I needed to change meds quickly, but diverged slightly from the doctor’s recommendations to make sure the withdrawal and new side effects wouldn’t make me too sick to show up each day. I considered taking a medical leave of absence, but was worried about the repercussions when I told my boss why. I just kept on working, definitely to the detriment of my sanity, because I felt like I had no choice. My only goal was to make sure no one knew what was happening and it meant my recovery took much longer.
I was able to keep working without letting anyone know I was sick. I was and continue to be just as reliable as the rest of the employees at my company. I work hard, constantly get stellar reviews, and hardly ever take a day off. I have always shown up earlier and left later than most, and am confident that despite the extra work it requires, I have never once let my mental health affect my job.
But I still feel like I can’t tell anyone. At my former company, everyone gossiped in mock horror about a manager who "had a mental breakdown” and went away for awhile, as though he had a contagious disease no one wanted to catch. And he was a manager. As a millennial in the early stages of my career, I can’t afford to be seen that way.
When one of our high-profile clients committed suicide last year, for days my co-workers said that they couldn’t understand why he would ever feel that way. He was so successful. I sat there mute, thinking about how many times I’ve been on the edge, and how many times I’d heard offhanded comments describing colleagues as "crazy,” "schizo," and "bipolar.” At one point I mentioned the ADHD part of my diagnosis to a colleague I was close with, trying to test the waters on the mental illness topic, and her response was “Whatever, you just love taking Adderall,” which ironically, is the drug I hate taking the most. I realized after that conversation that I wouldn’t be mentioning I was bipolar to anyone anytime soon.
I know I’m being hypocritical. Though I may wax poetic about erasing the stigma of mental illness, I’ve changed my name and the particulars of my life. I’m still scared of people treating me differently and of my boss feeling like I’m less capable of doing my job. I want to be the person that uses my real name and admits what I’m going through to put a face to the stigma of mental illness in the workplace, but I can’t. It terrifies me.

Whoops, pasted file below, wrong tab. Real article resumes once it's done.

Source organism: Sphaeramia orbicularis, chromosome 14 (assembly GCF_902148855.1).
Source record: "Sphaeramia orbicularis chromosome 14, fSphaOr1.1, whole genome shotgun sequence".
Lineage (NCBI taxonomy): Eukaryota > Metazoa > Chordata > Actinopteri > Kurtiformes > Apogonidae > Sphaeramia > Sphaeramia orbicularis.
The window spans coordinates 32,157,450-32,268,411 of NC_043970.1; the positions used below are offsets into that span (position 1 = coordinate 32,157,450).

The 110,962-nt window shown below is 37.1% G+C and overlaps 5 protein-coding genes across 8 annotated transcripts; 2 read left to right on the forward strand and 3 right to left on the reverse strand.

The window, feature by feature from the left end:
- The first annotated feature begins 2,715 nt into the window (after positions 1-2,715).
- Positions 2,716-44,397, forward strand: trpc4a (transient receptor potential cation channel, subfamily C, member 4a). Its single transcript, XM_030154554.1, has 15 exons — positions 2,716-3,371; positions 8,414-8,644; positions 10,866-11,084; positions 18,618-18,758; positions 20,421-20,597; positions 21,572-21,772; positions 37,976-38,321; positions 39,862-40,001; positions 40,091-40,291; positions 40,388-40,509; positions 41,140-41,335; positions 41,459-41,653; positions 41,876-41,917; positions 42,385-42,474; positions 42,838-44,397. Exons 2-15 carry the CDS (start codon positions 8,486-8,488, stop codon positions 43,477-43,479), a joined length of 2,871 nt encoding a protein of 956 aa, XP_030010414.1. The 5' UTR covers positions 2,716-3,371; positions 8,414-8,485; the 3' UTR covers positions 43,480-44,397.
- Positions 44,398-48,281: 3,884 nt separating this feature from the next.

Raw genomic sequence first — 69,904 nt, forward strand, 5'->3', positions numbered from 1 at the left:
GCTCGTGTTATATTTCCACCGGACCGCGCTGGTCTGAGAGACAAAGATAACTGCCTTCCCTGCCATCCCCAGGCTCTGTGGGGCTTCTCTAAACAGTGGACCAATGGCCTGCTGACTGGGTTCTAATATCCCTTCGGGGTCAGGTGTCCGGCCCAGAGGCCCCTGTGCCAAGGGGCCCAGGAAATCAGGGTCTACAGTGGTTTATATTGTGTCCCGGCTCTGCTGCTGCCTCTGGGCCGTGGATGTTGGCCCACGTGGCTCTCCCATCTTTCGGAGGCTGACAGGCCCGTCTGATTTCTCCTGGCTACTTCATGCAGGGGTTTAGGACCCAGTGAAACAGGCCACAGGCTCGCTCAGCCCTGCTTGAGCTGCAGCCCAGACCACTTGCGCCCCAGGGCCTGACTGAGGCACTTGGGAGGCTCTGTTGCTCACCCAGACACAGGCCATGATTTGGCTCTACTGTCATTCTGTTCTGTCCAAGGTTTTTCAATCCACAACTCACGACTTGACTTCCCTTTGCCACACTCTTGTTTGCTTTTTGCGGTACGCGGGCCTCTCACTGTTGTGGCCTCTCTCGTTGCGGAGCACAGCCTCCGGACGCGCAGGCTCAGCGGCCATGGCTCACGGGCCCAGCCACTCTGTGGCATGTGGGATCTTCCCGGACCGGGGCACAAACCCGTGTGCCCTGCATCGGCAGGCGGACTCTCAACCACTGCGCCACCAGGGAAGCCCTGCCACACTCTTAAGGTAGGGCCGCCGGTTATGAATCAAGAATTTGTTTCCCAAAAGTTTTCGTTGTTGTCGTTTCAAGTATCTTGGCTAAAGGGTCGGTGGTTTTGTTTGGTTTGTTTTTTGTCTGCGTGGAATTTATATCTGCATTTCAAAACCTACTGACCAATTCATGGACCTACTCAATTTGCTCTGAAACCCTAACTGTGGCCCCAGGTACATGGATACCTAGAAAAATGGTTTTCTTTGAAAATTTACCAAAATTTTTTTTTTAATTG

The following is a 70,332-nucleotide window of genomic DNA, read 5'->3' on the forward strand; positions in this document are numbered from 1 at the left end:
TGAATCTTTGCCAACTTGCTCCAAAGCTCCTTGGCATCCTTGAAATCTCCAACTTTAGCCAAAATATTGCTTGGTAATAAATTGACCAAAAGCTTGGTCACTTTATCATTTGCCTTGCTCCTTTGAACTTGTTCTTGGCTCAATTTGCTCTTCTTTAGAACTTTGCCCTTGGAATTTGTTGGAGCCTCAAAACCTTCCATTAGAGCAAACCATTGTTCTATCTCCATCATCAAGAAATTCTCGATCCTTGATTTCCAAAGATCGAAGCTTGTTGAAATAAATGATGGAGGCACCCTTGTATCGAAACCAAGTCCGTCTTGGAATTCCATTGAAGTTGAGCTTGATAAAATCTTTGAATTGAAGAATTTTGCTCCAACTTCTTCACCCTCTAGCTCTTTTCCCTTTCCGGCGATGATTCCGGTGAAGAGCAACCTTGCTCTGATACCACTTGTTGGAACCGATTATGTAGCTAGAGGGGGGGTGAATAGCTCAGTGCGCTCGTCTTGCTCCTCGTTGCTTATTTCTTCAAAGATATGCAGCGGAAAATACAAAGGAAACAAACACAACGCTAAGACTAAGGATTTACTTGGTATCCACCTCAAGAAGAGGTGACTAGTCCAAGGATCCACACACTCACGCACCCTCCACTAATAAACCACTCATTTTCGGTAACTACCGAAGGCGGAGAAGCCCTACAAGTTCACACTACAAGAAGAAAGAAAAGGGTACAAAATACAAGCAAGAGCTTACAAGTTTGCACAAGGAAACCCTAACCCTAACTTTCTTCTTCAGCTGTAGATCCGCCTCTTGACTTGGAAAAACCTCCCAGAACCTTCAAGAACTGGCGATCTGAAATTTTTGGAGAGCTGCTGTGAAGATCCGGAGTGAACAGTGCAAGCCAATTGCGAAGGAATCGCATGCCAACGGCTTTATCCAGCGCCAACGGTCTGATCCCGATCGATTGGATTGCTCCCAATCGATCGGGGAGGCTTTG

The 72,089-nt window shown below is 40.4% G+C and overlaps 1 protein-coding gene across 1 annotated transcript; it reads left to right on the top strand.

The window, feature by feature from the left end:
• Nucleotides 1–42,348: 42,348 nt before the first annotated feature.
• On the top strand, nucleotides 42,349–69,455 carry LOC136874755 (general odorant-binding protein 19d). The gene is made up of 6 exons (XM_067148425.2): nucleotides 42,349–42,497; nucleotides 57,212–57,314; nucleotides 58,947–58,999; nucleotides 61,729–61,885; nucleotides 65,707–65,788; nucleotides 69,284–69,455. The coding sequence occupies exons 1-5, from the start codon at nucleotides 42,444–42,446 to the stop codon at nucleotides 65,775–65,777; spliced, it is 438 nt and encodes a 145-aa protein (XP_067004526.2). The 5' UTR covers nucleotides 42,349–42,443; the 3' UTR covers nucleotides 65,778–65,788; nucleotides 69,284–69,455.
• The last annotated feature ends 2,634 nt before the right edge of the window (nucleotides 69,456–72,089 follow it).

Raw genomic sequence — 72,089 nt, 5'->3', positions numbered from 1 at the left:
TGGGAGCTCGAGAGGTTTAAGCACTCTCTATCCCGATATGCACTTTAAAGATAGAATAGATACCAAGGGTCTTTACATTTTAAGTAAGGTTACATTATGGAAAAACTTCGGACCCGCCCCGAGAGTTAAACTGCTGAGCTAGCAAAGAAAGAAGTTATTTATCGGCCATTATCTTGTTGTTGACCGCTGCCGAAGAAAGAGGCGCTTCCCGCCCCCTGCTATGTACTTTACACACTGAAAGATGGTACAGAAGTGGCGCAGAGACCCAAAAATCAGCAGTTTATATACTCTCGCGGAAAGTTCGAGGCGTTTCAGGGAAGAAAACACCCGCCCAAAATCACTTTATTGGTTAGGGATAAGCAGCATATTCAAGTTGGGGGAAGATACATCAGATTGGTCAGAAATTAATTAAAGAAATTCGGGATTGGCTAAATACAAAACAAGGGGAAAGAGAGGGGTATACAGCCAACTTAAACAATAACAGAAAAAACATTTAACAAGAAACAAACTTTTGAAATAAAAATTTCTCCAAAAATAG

My doctor said I need to see this like having diabetes—it is a lifelong chronic illness that I just have to manage. Instead of insulin, its daily meds, therapy, making sure I get enough sleep, avoiding alcohol, and limiting high-stress situations. None of that advice is compatible with working in an inflexible corporate setting where I can’t be open about this. When I travel for work, I need to make sure the flights aren’t too late or early. When I go to work dinners, it’s awkward not to partake in the expensive bottles of wine going around—I often end up drinking at least one glass, even knowing that it could set off a hypomanic or depressive episode. The constant balancing act of managing my illness and keeping people from knowing about it creates its own stress, further compounding the issue.
I would love to be able to sit down with my boss and/or HR and explain what my illness is, the precautions I need to take, and how lessening that stress would make me a better employee. But I can’t do that while feeling like I could put my job at risk. If companies really treated mental illness like diabetes, it would do wonders to make these diseases more manageable for people dealing with them.